A Brief Colonial History Of Ceylon(SriLanka)
Jack Layton’s open letter
Systematic Genocide of Tamils
Tuesday, June 6, 2017
By Amal Siriwardena-June 5, 2017, 8:32 pm
The Middle East war of June 1967 has shaped the geo-political contours of the Middle East ever since. What is more, half a century later the issues raised by it remain largely unresolved. What makes it more tragic is that it seems to be have been a war which none of the belligerents really wanted, but was a result of misinformation and miscalculation.
The 1967 was the third of the wars that broke out in the Middle East post- World-War II. The first occurred shortly after the creation of the state of Israel on May 14, 1948. A resolution of the United Nations General Assembly in 1947 provided for the partitioning of the existing state of Palestine, which was under a British mandate, into an Arab state and a Jewish state. The resolution was passed with the support of the Western powers and the Soviet Union, over the opposition of all the Arab countries. The conscience of the West had been then been stricken by the holocaust. Shortly after, five Arab Countries, Egypt, Jordan, Syria, Iraq and Lebanon attacked the fledgling Jewish state. With the exception of the Jordanians all the Arab armies fared poorly. The war was ended with a UN brokered armistice in 1949 whereby Israel greatly increased the territory under its control.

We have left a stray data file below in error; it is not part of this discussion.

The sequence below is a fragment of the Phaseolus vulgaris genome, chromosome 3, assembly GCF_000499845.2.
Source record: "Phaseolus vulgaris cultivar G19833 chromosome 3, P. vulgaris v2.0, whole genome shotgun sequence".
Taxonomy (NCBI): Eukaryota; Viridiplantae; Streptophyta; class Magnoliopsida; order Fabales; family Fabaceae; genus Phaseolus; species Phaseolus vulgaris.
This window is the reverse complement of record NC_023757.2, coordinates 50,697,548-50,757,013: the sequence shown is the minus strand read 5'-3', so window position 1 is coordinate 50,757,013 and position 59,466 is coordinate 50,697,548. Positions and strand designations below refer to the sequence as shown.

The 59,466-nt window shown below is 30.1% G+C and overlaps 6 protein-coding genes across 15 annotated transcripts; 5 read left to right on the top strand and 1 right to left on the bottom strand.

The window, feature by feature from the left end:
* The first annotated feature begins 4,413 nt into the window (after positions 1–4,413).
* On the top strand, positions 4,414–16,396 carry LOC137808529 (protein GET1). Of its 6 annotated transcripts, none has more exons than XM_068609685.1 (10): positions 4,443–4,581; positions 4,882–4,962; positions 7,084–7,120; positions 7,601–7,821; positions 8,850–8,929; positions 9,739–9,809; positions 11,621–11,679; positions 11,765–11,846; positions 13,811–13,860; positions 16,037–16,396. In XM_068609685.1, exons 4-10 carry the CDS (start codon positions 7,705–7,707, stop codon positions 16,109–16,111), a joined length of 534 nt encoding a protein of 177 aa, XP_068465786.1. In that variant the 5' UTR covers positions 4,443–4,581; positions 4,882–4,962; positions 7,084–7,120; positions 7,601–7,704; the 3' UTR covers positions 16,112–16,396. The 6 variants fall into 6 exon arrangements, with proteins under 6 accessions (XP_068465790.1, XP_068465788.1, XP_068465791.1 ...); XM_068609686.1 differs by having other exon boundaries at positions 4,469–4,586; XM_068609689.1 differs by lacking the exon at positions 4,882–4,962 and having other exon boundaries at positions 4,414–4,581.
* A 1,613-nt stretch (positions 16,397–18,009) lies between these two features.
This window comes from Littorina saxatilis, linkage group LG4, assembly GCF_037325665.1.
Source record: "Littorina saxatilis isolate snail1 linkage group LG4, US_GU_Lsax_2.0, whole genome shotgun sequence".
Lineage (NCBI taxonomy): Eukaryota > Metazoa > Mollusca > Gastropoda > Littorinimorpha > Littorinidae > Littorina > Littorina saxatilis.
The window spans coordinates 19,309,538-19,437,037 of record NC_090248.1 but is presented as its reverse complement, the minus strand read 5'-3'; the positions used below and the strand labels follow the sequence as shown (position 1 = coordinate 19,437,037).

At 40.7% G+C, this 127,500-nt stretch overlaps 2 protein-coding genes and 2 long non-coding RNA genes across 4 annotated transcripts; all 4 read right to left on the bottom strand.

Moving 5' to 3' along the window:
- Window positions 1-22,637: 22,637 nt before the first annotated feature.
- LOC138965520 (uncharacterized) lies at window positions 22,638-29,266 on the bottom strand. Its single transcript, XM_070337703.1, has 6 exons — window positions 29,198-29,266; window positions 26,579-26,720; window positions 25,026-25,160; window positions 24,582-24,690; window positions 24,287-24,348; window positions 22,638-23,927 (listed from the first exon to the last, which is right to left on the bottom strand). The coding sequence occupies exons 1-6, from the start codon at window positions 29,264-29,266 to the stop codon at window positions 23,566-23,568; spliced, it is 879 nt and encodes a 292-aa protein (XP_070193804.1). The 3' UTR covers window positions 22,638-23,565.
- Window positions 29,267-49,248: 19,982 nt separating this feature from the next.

The early 1950s saw the emergence of a new Arab leader Gamal Abdel Nasser, who seized power deposing the former monarch. He was not only an Egyptian Nationalist but aspired to be a pan Arab leader, and had socialistic leanings. He first sought financing for his dream project, the High Aswan dam, from the West. However following Egypt’s purchase of arms from the Soviet block and its recognition of Communist China the U.S. refused aid for the dam. Nasser retaliated by nationalising the British and French owned Suez Canal, justifying it as the Canal being a vestige of imperialism. Britain, France and Israel responded with military action, with Israel occupying the Sinai Peninsula between the Israeli border and the canal; British and French forces seized the Canal. However, at this point the political dynamics of the cold war situation prevailed. The United States was fearful of the aggression pushing the Arab world into the Soviet camp. By a UN resolution, Britain, France and Israel were forced to withdraw and the Canal was ceded to Egypt. However Israel was granted access through the Straits of Tiran, leading to the Gulf of Aqaba. Despite the U.S. action Nasser tilted more and more towards the Soviet Union, which became his major supplier of arms, even though Egypt was an active member of the non-aligned movement. Both in 1949 and 1956, there was no peace agreement, no recognition of Israel by the Arab countries only a cessation of hostilities.